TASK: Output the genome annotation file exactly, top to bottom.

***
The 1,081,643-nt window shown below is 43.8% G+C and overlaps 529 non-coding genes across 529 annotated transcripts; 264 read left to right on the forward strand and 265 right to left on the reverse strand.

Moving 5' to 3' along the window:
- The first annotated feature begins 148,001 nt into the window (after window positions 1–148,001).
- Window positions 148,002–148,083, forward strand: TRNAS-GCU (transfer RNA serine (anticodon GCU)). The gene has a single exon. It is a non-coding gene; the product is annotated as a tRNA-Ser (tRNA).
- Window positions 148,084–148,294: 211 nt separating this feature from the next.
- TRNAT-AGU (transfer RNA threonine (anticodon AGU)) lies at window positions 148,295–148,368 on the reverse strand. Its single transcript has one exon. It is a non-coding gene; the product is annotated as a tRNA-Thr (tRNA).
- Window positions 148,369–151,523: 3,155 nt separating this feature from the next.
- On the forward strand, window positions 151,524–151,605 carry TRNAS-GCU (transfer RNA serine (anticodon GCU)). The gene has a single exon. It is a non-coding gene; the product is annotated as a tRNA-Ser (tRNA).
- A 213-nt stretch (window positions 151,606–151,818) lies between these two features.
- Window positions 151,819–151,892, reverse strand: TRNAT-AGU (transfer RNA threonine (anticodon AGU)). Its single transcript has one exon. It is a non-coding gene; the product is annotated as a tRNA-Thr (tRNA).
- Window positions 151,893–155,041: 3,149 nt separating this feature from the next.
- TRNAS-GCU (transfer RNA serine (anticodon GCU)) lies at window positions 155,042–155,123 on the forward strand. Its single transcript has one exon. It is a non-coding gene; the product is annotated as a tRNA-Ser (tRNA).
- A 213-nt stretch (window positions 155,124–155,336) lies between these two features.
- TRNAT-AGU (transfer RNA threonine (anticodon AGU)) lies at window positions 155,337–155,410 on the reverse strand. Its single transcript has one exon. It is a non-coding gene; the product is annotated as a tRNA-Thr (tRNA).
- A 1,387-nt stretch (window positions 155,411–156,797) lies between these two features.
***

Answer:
The 1,081,643-nt window shown below is 43.8% G+C and overlaps 529 non-coding genes across 529 annotated transcripts; 264 read left to right on the forward strand and 265 right to left on the reverse strand.

Moving 5' to 3' along the window:
- The first annotated feature begins 148,001 nt into the window (after window positions 1–148,001).
- Window positions 148,002–148,083, forward strand: TRNAS-GCU (transfer RNA serine (anticodon GCU)). The gene has a single exon. It is a non-coding gene; the product is annotated as a tRNA-Ser (tRNA).
- Window positions 148,084–148,294: 211 nt separating this feature from the next.
- TRNAT-AGU (transfer RNA threonine (anticodon AGU)) lies at window positions 148,295–148,368 on the reverse strand. Its single transcript has one exon. It is a non-coding gene; the product is annotated as a tRNA-Thr (tRNA).
- Window positions 148,369–151,523: 3,155 nt separating this feature from the next.
- On the forward strand, window positions 151,524–151,605 carry TRNAS-GCU (transfer RNA serine (anticodon GCU)). The gene has a single exon. It is a non-coding gene; the product is annotated as a tRNA-Ser (tRNA).
- A 213-nt stretch (window positions 151,606–151,818) lies between these two features.
- Window positions 151,819–151,892, reverse strand: TRNAT-AGU (transfer RNA threonine (anticodon AGU)). Its single transcript has one exon. It is a non-coding gene; the product is annotated as a tRNA-Thr (tRNA).
- Window positions 151,893–155,041: 3,149 nt separating this feature from the next.
- TRNAS-GCU (transfer RNA serine (anticodon GCU)) lies at window positions 155,042–155,123 on the forward strand. Its single transcript has one exon. It is a non-coding gene; the product is annotated as a tRNA-Ser (tRNA).
- A 213-nt stretch (window positions 155,124–155,336) lies between these two features.
- TRNAT-AGU (transfer RNA threonine (anticodon AGU)) lies at window positions 155,337–155,410 on the reverse strand. Its single transcript has one exon. It is a non-coding gene; the product is annotated as a tRNA-Thr (tRNA).
- A 1,387-nt stretch (window positions 155,411–156,797) lies between these two features.